Platypus quercivorus (oak ambrosia beetle)
- Taxonomic Tree
- Notes on Taxonomy and Nomenclature
- Distribution Table
- Risk of Introduction
- Hosts/Species Affected
- Host Plants and Other Plants Affected
- Growth Stages
- List of Symptoms/Signs
- Biology and Ecology
- Notes on Natural Enemies
- Plant Trade
- Wood Packaging
- Environmental Impact
- Detection and Inspection
- Similarities to Other Species/Conditions
- Prevention and Control
- Distribution Maps
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PicturesTop of page
IdentityTop of page
Preferred Scientific Name
- Platypus quercivorus (Murayama, 1925)
Preferred Common Name
- oak ambrosia beetle
Other Scientific Names
- Crossotarsus quercivorus Murayama, 1925
- Crossotarsus sexfenestratus Beeson, 1937
Taxonomic TreeTop of page
- Domain: Eukaryota
- Kingdom: Metazoa
- Phylum: Arthropoda
- Subphylum: Uniramia
- Class: Insecta
- Order: Coleoptera
- Family: Platypodidae
- Genus: Platypus
- Species: Platypus quercivorus
Notes on Taxonomy and NomenclatureTop of page P. quercivorus was first described from specimens collected in Taiwan (Formosa) by Murayama in 1925 and placed in the genus Crossotarsus. In 1937, Beeson described this species as Crossotarsus sexfenestratus from material collected in India. It was assigned to the genus Platypus by Schedl in 1972 (Beaver and Hsien-Tzung Shih, 2003).
DescriptionTop of page Eggs
The eggs are elongated and cylindrical.
The larvae are variable in size and range from 2-6 mm long when mature. They are legless and creamy-white, with an amber to light-brown head capsule. The last abdominal segment ends in a flat to slightly concave declivity.
The pupae are creamy-white and have partially developed wings and appendages.
The adults of the genus Platypus are reddish-brown to dark-brown with a cylindrical, elongated body that averages 5 mm long. These insects have a concave elytral declivity armed with spines. The front (prothoracic) legs are adapted for excavation.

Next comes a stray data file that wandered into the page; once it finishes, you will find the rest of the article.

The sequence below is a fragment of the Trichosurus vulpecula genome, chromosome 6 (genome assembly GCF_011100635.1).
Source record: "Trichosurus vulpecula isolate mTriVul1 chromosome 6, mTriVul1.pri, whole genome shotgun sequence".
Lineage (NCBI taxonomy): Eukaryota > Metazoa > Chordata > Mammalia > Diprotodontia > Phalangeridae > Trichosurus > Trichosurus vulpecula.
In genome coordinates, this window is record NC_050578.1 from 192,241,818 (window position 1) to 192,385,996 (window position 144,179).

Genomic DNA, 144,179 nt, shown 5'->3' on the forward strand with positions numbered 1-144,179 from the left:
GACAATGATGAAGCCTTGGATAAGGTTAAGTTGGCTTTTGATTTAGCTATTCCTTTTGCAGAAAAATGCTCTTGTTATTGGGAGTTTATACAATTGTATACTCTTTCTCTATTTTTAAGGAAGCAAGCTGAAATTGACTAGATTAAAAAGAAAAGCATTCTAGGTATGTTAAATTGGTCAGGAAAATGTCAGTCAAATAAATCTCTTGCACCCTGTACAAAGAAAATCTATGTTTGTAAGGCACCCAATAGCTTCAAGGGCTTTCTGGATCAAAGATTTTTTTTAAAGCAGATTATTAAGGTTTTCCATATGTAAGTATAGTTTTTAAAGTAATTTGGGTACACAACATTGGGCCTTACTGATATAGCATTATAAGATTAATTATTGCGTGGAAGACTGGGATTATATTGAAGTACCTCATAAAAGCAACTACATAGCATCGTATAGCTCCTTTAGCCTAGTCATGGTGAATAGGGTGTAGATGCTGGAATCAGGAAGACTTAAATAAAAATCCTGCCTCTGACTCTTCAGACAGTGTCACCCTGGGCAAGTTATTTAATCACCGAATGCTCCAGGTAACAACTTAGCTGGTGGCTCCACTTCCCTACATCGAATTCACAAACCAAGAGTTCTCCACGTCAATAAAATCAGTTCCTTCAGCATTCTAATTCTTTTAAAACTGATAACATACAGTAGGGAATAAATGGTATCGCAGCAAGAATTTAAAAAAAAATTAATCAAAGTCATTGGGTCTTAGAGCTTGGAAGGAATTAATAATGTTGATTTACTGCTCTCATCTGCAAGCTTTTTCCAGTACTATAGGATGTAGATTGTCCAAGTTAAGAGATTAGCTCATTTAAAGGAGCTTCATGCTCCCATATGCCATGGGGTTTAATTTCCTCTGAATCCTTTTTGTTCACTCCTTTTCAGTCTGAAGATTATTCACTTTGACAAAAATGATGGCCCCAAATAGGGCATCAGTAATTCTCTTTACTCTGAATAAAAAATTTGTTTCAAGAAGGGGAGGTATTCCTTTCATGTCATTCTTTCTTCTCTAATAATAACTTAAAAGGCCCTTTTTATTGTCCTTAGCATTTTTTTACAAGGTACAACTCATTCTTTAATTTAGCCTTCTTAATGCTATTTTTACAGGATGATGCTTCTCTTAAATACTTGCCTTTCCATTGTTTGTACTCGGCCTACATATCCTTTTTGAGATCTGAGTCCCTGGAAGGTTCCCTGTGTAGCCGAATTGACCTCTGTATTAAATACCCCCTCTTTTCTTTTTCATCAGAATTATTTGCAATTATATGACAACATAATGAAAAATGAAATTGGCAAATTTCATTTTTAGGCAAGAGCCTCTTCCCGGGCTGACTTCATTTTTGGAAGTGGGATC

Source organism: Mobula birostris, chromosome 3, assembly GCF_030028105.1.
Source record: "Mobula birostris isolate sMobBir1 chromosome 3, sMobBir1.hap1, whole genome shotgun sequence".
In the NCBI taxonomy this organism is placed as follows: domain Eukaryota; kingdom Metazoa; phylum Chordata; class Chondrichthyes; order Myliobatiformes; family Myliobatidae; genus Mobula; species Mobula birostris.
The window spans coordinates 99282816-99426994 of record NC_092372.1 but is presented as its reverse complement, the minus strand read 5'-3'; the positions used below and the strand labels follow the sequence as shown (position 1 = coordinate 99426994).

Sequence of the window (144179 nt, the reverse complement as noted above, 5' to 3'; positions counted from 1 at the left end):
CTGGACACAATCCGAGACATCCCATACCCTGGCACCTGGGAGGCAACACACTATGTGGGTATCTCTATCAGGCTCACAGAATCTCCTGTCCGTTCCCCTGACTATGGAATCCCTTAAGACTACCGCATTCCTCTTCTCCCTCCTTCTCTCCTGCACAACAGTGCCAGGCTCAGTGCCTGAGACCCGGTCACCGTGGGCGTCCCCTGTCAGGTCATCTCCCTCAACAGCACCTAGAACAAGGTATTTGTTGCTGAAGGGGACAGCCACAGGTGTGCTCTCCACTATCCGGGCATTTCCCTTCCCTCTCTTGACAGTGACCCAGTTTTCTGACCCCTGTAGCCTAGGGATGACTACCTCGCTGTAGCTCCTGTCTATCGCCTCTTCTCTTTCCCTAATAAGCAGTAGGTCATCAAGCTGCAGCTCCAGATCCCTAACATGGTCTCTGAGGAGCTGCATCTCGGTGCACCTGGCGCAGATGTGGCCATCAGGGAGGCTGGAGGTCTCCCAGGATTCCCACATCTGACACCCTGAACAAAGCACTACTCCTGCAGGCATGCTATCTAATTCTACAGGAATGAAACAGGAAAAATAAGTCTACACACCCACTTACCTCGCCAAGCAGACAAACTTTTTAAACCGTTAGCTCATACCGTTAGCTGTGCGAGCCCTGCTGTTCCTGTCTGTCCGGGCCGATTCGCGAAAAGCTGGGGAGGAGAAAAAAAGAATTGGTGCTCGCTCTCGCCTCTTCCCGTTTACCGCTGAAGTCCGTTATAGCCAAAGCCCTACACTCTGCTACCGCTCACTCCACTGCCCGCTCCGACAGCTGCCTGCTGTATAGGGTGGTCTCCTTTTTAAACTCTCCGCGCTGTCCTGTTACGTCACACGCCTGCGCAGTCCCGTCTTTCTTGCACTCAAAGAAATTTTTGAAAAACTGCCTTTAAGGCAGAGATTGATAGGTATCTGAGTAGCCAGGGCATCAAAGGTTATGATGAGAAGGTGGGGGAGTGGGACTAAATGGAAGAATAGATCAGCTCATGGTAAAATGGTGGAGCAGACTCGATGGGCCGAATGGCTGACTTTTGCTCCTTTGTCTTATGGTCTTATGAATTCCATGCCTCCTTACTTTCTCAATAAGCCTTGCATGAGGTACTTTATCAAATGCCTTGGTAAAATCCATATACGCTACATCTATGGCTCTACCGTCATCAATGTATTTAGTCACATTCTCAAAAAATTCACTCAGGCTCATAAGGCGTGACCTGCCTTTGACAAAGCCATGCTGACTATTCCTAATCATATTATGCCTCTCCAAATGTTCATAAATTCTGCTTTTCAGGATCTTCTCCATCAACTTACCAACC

DistributionTop of page P. quercivorus is widely distributed in Asia, including temperate, subtropical and tropical ecosystems in India, Indonesia (Java), Japan, Papua New Guinea and Taiwan (Beaver and Hsien-Tzung Shih, 2003). In Japan, this insect is found from the island of Ishigaki Shima to Honshu (Hamaguchi and Goto, 2003).
Distribution TableTop of page
The distribution in this summary table is based on all the information available. When several references are cited, they may give conflicting information on the status. Further details may be available for individual references in the Distribution Table Details section which can be selected by going to Generate Report.
|Continent/Country/Region||Distribution||Last Reported||Origin||First Reported||Invasive||Reference||Notes|
|India||Present||Native||Not invasive||Beaver and Hsien-Tzung, 2003; EPPO, 2014|
|Indonesia||Present||Native||Not invasive||Beaver and Hsien-Tzung, 2003; EPPO, 2014|
|-Java||Present||Native||Not invasive||Beaver and Hsien-Tzung, 2003|
|-Hokkaido||Widespread||Native||Invasive||Hamaguchi and Goto, 2003|
|-Honshu||Widespread||Native||Invasive||Hamaguchi and Goto, 2003; EPPO, 2014|
|-Kyushu||Widespread||Native||Invasive||Hamaguchi and Goto, 2003; EPPO, 2014|
|-Ryukyu Archipelago||Widespread||Native||Invasive||Hamaguchi and Goto, 2003|
|Taiwan||Present||Native||Not invasive||Beaver and Hsien-Tzung, 2003; EPPO, 2014|
|Papua New Guinea||Present||Native||Not invasive||Beaver and Hsien-Tzung, 2003; EPPO, 2014|
Risk of IntroductionTop of page The adults are capable of sustained flight for at least 1 km and may also be dispersed on air currents. All life stages are subjected to human-assisted dispersal. The use of oak crating, pallets or dunnage in international trade could result in the inter-continental spread of all the life stages of P. quercivorus. The localized spread of newly established infestations could be facilitated via the transport of logs and firewood.
HabitatTop of page P. quercivorus can be found in temperate, subtropical and tropical forests. It is presently a pest of mixed oak forests in parts of Japan.
Hosts/Species AffectedTop of page P. quercivorus has a wide host range. It attacks many species of the family Fagaceae but it is also known to attack trees from other families including Aquifoliaceae, Lauraceae, Rosaceae and Cupressaceae (Wood and Bright, 1992).
Host Plants and Other Plants AffectedTop of page
|Castanopsis cuspidata (chinkapin)||Fagaceae||Main|
|Cryptomeria japonica (Japanese cedar)||Taxodiaceae||Main|
|Prunus (stone fruit)||Rosaceae||Main|
|Quercus acuta (japanese evergreen oak)||Fagaceae||Main|
|Quercus acutissima (sawtooth oak)||Fagaceae||Main|